Field Dressing A Deer
Guidelines on Field Dressing a Deer
Hunting is a sport and passion of many individuals, and while the actual hunt and kill may be natural talents, field dressing a deer is an activity that requires knowledge and finesse. Venison is a delicious food source, but if the proper methods of dressing the animal in the woods are not followed, the meat can be contaminated and unsafe for consumption.
Venison can be a great alternative to beef. Lower in fat, absent of additives or antibiotics as well as having a full balance of essential amino acids makes venison a lean and tasty meat. And it is a healthier choice for many, as venison has less cholesterol than beef, chicken or turkey. Some people will turn their nose up at a meal of venison, claiming that the meat has a strange taste called “gamey”. While this flavor is more common in wild meat than in farm raised meat, much of the flavor of the meat can be attributed to the kill itself and how the venison was treated in the field.
The best shot to kill a deer is, obviously, a clean one. A shot that is on the mark, downing the deer immediately, is not only the most humane kill but also one that will preserve a good flavor on the meat. Wounding an animal releases within it a rush of adrenaline; giving the beast the power to run. The muscles swell with blood in order to fulfill the brain’s command to fuel the body for defensive measures. When the deer eventually drops, these muscles remain engorged with blood, along with certain acids, and a strong, gamey flavor is locked into the meat. Heat is yet another factor in the safe process of field dressing a deer. Heat increases the bacterial spread through the meat, so fast action is needed in the field. A clean shot that immediately drops a deer again provides the best scenario for quickly locating and beginning to dress the deer.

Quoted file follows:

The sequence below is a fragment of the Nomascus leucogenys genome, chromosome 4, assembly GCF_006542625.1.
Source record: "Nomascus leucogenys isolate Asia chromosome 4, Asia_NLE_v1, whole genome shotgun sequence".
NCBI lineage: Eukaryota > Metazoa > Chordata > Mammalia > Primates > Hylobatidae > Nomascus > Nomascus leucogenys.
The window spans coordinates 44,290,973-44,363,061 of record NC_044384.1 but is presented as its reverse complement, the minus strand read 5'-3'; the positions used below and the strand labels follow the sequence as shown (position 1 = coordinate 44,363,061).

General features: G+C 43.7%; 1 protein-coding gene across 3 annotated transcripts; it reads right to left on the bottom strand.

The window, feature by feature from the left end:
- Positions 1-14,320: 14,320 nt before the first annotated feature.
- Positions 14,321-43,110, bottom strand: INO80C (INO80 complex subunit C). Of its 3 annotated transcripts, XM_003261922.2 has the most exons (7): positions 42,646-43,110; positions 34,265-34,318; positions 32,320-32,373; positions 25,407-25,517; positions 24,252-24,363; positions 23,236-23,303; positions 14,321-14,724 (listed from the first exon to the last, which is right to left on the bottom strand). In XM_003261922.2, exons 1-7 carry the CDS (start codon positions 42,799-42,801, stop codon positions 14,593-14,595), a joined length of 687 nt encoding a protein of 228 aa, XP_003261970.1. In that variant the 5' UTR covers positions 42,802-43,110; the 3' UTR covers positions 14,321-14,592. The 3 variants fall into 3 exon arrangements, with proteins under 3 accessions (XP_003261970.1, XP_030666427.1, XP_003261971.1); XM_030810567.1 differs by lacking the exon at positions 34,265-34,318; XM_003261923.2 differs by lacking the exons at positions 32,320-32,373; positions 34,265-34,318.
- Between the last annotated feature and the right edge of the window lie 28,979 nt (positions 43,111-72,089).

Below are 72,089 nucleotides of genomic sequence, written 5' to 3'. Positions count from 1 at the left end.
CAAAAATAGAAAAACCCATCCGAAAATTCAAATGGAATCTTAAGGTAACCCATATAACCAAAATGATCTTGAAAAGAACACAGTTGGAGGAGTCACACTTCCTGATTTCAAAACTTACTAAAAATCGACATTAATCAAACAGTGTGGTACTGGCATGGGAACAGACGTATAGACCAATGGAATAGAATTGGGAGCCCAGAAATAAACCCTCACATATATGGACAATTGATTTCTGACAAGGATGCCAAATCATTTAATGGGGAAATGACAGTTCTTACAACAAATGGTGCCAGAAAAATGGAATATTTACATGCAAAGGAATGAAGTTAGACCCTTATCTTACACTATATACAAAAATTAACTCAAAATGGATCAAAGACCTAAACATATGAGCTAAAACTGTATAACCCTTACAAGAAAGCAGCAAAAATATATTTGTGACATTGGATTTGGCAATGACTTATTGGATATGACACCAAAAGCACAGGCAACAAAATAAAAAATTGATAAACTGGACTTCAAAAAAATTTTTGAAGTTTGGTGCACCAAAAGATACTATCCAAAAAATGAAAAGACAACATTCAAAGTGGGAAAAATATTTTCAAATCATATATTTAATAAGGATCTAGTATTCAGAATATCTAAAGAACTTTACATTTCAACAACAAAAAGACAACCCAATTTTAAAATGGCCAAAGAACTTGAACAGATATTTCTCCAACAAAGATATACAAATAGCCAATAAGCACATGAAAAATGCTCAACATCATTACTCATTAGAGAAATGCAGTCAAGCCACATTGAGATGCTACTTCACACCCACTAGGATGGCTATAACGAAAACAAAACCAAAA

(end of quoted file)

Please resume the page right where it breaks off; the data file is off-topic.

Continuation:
After following legal procedure by tagging your deer, don rubber or plastic gloves to reduce exposure to any diseases as well as keeping the process cleaner. Placing the deer on its back and using a sharp 4’ fixed blade knife, make an incision around the genital region. Using your free hand to lift the cut skin away from the body, your knife hand will continue cutting upwards toward the breast bone, stopping at the base of the sternum. It is crucial to be extremely careful not to puncture any of the internal organs, as their contents will contaminate the meat and render it inedible. The entire cut will measure approximately 12-14”. Pushing the deer onto its side, remove the stomach, liver and intestines. Separation of the organs from the muscles inside may be necessary. Next, the chest cavity can be opened in order to reach up and remove the lungs and heart. The heart and liver should be placed on ice if they are to be eaten to ensure their freshness. The last steps are in removing the bladder and large intestine; each of which should be tied to avoid the emptying of their contents that would contaminate the meat.
The carcass is now ready to be transported back to your home or to a commercial processor. Fill the cavity with bags of ice if possible to keep it cold during transit; if not, make sure that air circulation around the deer is possible. Be sure to follow the specific requirements of your state to report your kill.
Field dressing a deer can be a quick and efficient process when the proper methods are followed. By ensuring the safety of the meat from the beginning, you will be able to enjoy the most of the bounty of your kill.